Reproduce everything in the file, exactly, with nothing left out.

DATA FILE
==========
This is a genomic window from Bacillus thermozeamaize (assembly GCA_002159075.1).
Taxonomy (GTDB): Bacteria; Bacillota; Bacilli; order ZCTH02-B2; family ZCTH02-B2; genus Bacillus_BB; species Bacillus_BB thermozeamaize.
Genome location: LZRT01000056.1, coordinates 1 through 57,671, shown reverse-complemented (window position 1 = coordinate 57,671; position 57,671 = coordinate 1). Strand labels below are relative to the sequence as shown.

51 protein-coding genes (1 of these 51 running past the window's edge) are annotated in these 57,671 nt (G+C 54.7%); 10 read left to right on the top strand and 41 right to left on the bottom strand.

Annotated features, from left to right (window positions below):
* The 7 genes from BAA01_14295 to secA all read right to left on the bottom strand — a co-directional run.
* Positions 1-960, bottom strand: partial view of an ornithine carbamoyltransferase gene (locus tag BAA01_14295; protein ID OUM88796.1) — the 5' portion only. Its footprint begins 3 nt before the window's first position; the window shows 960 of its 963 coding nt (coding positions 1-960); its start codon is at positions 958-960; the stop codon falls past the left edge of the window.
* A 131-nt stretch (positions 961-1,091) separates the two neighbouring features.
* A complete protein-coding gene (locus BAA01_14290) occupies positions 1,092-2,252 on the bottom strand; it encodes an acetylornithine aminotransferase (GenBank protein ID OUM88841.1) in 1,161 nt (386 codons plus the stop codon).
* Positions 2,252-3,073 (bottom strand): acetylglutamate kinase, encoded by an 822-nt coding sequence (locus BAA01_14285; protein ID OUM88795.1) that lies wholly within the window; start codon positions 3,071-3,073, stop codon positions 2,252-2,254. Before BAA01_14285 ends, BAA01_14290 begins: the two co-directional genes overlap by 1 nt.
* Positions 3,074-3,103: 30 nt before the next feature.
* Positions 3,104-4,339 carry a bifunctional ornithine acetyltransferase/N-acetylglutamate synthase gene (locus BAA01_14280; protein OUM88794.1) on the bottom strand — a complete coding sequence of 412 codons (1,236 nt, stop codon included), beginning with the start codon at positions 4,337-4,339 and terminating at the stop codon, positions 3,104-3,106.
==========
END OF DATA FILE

This is a genomic window from Bacillus thermozeamaize (assembly GCA_002159075.1).
Taxonomy (GTDB): Bacteria; Bacillota; Bacilli; order ZCTH02-B2; family ZCTH02-B2; genus Bacillus_BB; species Bacillus_BB thermozeamaize.
Genome location: LZRT01000056.1, coordinates 1 through 57,671, shown reverse-complemented (window position 1 = coordinate 57,671; position 57,671 = coordinate 1). Strand labels below are relative to the sequence as shown.

51 protein-coding genes (1 of these 51 running past the window's edge) are annotated in these 57,671 nt (G+C 54.7%); 10 read left to right on the top strand and 41 right to left on the bottom strand.

Annotated features, from left to right (window positions below):
* The 7 genes from BAA01_14295 to secA all read right to left on the bottom strand — a co-directional run.
* Positions 1-960, bottom strand: partial view of an ornithine carbamoyltransferase gene (locus tag BAA01_14295; protein ID OUM88796.1) — the 5' portion only. Its footprint begins 3 nt before the window's first position; the window shows 960 of its 963 coding nt (coding positions 1-960); its start codon is at positions 958-960; the stop codon falls past the left edge of the window.
* A 131-nt stretch (positions 961-1,091) separates the two neighbouring features.
* A complete protein-coding gene (locus BAA01_14290) occupies positions 1,092-2,252 on the bottom strand; it encodes an acetylornithine aminotransferase (GenBank protein ID OUM88841.1) in 1,161 nt (386 codons plus the stop codon).
* Positions 2,252-3,073 (bottom strand): acetylglutamate kinase, encoded by an 822-nt coding sequence (locus BAA01_14285; protein ID OUM88795.1) that lies wholly within the window; start codon positions 3,071-3,073, stop codon positions 2,252-2,254. Before BAA01_14285 ends, BAA01_14290 begins: the two co-directional genes overlap by 1 nt.
* Positions 3,074-3,103: 30 nt before the next feature.
* Positions 3,104-4,339 carry a bifunctional ornithine acetyltransferase/N-acetylglutamate synthase gene (locus BAA01_14280; protein OUM88794.1) on the bottom strand — a complete coding sequence of 412 codons (1,236 nt, stop codon included), beginning with the start codon at positions 4,337-4,339 and terminating at the stop codon, positions 3,104-3,106.